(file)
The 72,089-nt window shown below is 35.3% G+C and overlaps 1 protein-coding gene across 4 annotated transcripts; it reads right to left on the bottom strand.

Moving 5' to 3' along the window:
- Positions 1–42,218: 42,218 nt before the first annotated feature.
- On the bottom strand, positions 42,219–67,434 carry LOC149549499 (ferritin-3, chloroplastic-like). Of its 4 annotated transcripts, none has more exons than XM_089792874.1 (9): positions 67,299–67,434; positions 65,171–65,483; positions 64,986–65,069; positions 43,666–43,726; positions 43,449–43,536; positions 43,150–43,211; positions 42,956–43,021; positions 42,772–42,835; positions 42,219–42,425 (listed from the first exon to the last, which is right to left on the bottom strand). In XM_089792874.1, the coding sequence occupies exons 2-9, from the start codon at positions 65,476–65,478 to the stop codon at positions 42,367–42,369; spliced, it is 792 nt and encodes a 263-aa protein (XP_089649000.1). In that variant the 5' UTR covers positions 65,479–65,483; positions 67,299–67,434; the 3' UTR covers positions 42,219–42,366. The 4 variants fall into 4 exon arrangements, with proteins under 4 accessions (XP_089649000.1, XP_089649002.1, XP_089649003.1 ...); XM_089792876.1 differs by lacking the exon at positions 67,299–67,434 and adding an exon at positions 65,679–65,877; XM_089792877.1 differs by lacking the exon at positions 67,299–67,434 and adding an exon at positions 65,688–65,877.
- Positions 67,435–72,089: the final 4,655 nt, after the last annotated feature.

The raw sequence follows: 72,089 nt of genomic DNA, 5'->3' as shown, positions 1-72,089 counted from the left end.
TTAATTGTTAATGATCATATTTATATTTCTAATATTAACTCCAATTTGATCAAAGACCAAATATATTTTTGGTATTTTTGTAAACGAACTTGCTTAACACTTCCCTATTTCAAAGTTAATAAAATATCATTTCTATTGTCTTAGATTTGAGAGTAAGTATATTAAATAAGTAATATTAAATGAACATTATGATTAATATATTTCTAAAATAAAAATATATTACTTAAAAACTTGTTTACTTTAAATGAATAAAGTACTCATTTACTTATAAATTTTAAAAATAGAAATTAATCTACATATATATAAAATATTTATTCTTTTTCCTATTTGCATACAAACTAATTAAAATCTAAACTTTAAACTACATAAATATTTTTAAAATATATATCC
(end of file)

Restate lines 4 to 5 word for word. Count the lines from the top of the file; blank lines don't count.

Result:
- On the bottom strand, positions 42,219–67,434 carry LOC149549499 (ferritin-3, chloroplastic-like). Of its 4 annotated transcripts, none has more exons than XM_089792874.1 (9): positions 67,299–67,434; positions 65,171–65,483; positions 64,986–65,069; positions 43,666–43,726; positions 43,449–43,536; positions 43,150–43,211; positions 42,956–43,021; positions 42,772–42,835; positions 42,219–42,425 (listed from the first exon to the last, which is right to left on the bottom strand). In XM_089792874.1, the coding sequence occupies exons 2-9, from the start codon at positions 65,476–65,478 to the stop codon at positions 42,367–42,369; spliced, it is 792 nt and encodes a 263-aa protein (XP_089649000.1). In that variant the 5' UTR covers positions 65,479–65,483; positions 67,299–67,434; the 3' UTR covers positions 42,219–42,366. The 4 variants fall into 4 exon arrangements, with proteins under 4 accessions (XP_089649000.1, XP_089649002.1, XP_089649003.1 ...); XM_089792876.1 differs by lacking the exon at positions 67,299–67,434 and adding an exon at positions 65,679–65,877; XM_089792877.1 differs by lacking the exon at positions 67,299–67,434 and adding an exon at positions 65,688–65,877.
- Positions 67,435–72,089: the final 4,655 nt, after the last annotated feature.